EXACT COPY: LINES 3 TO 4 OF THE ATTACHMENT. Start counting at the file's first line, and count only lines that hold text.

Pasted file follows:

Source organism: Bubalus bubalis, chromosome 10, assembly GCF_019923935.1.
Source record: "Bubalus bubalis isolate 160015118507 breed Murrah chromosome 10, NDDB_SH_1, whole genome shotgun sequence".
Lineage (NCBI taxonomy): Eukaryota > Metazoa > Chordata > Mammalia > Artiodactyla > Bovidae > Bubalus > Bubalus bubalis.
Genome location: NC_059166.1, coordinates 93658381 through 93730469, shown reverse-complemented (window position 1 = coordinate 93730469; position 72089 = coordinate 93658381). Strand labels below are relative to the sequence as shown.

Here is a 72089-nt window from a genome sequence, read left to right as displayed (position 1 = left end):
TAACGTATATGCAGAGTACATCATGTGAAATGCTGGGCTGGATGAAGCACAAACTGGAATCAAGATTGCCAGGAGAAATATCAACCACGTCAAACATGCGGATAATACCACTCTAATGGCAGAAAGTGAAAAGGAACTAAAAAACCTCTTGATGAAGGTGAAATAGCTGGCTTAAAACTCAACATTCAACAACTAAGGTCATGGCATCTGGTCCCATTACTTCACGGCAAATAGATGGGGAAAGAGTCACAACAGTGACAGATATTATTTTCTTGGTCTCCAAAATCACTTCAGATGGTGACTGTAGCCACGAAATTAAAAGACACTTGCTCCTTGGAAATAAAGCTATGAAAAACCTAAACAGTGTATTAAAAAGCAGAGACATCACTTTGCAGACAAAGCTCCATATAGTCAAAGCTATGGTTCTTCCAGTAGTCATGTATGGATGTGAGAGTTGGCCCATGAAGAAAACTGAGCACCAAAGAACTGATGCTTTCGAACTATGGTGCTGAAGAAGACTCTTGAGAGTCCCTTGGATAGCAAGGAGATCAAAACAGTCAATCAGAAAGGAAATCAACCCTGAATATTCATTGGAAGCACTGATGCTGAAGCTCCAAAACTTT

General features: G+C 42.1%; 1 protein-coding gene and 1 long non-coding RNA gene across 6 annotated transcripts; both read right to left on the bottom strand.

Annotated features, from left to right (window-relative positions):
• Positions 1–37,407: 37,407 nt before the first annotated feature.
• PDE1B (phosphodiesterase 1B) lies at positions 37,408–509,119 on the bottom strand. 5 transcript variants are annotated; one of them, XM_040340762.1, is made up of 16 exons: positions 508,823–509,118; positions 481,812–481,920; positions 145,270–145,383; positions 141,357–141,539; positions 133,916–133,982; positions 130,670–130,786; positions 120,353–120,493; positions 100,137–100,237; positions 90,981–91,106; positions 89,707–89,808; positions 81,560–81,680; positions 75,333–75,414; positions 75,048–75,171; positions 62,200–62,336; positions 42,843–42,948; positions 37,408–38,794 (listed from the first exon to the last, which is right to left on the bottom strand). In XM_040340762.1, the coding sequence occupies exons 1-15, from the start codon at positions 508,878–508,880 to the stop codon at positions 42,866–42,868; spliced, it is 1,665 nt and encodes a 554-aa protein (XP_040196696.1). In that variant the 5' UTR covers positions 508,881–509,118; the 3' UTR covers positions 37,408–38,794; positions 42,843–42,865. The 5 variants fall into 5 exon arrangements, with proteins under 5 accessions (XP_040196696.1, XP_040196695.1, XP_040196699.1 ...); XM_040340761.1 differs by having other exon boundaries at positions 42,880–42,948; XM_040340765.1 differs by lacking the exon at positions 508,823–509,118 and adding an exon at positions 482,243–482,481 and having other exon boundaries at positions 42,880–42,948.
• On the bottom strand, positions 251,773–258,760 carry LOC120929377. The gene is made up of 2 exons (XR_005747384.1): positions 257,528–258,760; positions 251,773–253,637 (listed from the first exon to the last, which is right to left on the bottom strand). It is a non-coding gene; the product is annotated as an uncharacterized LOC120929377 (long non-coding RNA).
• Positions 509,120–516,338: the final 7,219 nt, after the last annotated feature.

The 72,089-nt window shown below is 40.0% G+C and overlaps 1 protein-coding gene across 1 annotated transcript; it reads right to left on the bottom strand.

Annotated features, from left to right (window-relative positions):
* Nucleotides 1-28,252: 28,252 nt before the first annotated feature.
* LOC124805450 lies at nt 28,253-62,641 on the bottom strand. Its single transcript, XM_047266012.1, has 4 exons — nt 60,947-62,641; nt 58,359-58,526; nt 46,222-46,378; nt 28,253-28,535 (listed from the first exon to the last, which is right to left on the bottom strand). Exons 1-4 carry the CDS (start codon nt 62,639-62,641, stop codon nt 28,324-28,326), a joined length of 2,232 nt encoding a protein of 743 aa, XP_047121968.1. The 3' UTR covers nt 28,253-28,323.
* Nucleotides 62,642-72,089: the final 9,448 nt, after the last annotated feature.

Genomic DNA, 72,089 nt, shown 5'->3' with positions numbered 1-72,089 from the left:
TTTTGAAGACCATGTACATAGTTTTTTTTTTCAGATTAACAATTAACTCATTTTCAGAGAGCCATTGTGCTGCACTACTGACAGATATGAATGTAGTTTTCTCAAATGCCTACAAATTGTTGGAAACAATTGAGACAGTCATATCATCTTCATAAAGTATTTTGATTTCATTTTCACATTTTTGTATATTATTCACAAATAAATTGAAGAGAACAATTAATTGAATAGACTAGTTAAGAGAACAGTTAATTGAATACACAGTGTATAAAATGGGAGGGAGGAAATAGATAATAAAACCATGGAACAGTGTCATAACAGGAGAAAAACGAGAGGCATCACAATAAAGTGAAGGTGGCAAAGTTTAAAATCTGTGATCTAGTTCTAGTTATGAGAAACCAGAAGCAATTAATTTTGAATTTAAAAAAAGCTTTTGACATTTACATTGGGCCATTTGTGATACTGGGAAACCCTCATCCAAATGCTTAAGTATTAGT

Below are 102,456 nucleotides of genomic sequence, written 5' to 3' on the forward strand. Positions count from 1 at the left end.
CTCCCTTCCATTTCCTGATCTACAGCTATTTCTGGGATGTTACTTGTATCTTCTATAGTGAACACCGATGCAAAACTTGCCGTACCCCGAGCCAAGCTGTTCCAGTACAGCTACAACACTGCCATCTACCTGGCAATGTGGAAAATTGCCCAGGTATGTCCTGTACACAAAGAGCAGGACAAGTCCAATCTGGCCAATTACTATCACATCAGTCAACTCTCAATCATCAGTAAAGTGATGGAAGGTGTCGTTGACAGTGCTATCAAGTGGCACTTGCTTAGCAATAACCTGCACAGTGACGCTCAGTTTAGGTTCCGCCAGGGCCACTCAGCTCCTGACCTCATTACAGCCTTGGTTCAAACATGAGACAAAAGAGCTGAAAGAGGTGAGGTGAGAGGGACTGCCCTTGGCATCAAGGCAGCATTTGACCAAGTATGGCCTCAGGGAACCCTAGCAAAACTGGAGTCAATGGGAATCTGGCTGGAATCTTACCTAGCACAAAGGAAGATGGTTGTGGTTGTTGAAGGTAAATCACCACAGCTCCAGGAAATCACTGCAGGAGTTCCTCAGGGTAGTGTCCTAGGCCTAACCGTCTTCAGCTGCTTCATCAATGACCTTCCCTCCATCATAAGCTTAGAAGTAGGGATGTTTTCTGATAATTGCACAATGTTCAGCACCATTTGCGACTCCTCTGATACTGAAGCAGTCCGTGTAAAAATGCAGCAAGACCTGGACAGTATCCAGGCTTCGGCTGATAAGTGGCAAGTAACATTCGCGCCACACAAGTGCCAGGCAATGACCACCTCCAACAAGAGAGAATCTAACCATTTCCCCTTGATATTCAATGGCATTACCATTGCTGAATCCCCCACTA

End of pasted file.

Lineage (NCBI taxonomy): Eukaryota > Metazoa > Chordata > Mammalia > Artiodactyla > Bovidae > Bubalus > Bubalus bubalis.
Genome location: NC_059166.1, coordinates 93658381 through 93730469, shown reverse-complemented (window position 1 = coordinate 93730469; position 72089 = coordinate 93658381). Strand labels below are relative to the sequence as shown.